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Beyond Forgiveness

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@Beyond_Forgive
Location: Global
Website: http://t.co/M2qnntnnzH
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Bio

Throughout history people have had to make difficult, even heartrending decisions about how to respond to the suffering they have endured at the hands of other human beings or the pain they themselves have inflicted upon others.

Over and over, we're confronted with the dilemma of how to react to the cruelty and pain that can pervade our lives.

Do we forgive or do we retaliate? Should we make peace or exact revenge?

Can we live together with our enemies or seek retribution?

And what about the harm we have caused? Is it possible for us to ever undo or make up for the damage we may have wreaked?

Different cultures have resolved their conflicts and meted out justice in their own way. Traditionally there have been two widely diverging paths: punishment or reform, which are rooted in retribution and forgiveness, respectively. The first is antagonistic and adversarial; the second is compassionate and cooperative.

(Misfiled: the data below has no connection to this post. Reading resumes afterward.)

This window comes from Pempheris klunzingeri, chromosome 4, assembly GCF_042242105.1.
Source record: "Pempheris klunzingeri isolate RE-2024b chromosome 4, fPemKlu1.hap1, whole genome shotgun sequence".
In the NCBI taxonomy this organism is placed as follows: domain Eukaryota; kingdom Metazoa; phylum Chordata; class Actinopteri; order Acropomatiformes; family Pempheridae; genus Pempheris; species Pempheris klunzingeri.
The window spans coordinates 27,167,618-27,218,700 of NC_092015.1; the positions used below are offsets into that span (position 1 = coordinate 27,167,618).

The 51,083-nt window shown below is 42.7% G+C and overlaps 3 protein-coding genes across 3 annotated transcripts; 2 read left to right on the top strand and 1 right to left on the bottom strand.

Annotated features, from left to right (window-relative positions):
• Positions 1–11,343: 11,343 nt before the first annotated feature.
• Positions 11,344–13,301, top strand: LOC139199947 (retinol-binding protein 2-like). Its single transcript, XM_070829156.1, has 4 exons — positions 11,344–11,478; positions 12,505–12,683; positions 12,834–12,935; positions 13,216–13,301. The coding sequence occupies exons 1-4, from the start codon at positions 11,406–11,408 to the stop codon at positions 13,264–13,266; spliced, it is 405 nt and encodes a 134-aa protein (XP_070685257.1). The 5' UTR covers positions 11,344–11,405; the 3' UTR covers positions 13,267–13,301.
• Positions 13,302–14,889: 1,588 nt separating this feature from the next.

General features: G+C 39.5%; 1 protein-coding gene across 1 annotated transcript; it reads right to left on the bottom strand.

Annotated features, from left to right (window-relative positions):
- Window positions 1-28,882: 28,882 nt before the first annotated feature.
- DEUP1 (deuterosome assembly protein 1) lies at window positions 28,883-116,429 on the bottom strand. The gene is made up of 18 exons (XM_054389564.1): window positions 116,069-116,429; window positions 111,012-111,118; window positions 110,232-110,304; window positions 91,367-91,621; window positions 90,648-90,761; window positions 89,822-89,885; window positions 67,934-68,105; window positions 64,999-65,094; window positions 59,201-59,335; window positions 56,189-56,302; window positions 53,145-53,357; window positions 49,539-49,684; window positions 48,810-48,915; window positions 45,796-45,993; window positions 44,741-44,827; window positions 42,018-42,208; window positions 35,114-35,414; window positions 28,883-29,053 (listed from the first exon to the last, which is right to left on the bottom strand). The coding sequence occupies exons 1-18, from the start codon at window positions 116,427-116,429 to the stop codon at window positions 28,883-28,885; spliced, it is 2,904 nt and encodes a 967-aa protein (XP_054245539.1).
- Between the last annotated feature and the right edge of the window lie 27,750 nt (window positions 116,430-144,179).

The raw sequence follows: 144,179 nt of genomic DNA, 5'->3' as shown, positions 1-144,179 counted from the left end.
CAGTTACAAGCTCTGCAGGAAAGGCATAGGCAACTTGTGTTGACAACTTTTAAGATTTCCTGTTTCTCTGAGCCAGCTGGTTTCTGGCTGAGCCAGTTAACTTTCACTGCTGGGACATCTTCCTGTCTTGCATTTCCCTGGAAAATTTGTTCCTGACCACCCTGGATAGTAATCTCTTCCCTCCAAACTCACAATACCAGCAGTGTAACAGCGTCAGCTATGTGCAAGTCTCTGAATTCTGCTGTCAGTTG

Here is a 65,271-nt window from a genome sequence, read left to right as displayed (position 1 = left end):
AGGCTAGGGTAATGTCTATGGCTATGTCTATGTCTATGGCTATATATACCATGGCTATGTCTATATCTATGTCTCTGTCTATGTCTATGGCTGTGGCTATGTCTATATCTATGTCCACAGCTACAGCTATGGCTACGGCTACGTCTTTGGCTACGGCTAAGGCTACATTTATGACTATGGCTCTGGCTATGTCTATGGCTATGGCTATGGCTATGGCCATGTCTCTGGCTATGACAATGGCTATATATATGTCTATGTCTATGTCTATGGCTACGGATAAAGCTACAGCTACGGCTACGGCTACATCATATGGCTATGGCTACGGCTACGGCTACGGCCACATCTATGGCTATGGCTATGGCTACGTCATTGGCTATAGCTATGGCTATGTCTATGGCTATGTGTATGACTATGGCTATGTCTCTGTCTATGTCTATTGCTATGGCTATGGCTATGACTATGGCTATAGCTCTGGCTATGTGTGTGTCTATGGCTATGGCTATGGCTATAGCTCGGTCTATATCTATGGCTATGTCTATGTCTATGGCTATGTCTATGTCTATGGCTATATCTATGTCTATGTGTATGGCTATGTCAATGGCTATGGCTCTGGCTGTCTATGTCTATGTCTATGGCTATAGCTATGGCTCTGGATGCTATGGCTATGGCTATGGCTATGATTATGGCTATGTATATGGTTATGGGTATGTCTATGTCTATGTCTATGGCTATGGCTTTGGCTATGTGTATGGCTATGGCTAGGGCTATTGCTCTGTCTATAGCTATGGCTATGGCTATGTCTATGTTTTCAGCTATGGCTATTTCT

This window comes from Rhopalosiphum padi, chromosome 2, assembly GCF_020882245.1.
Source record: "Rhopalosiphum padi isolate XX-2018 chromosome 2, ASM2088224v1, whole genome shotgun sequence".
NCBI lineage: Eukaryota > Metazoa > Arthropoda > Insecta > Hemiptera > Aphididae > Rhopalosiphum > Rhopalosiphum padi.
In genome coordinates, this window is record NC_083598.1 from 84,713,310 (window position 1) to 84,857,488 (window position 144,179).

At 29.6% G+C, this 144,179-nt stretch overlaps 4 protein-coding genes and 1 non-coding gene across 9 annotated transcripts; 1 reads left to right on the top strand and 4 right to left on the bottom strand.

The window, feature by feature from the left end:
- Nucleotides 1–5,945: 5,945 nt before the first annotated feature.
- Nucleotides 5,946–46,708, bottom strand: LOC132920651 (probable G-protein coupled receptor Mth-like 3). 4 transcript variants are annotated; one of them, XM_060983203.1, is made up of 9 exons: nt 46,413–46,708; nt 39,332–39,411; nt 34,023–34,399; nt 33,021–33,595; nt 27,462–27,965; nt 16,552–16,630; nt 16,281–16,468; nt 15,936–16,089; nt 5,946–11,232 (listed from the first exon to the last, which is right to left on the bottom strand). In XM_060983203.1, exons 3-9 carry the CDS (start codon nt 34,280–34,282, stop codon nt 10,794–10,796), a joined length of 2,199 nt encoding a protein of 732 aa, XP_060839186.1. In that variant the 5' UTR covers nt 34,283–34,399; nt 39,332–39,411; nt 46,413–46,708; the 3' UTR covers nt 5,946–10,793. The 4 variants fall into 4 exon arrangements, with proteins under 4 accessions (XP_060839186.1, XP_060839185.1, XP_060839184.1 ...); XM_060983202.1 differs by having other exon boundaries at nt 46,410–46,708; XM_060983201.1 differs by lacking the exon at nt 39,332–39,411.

While retaliation has earned the lion's share of the attention over the centuries, more measured responses to both personal and collective conflicts have also been practiced.

The instinct to be vindictive may be as old as stone, but the impulse towards reconciliation runs like an ancient underground river. And like water dissolving stone if it flows long enough, so too can acts of compassion dissolve anger, the showing of remorse prompt forgiveness, and the making of amends alleviate guilt.

Our work, going Beyond Forgivness, is an exploration of these instincts and impulses, featuring inspiring stories and reflections from people who have reported on, witnessed or practiced the healing power of atonement.

Join the conversation online, share your stories and reflections. Look for the forthcoming book: BEYOND FORGIVENESS: Reflections on Atonement, an anthology edited by Phil Cousineau, publishing in February 2010 by Jossey-Bass.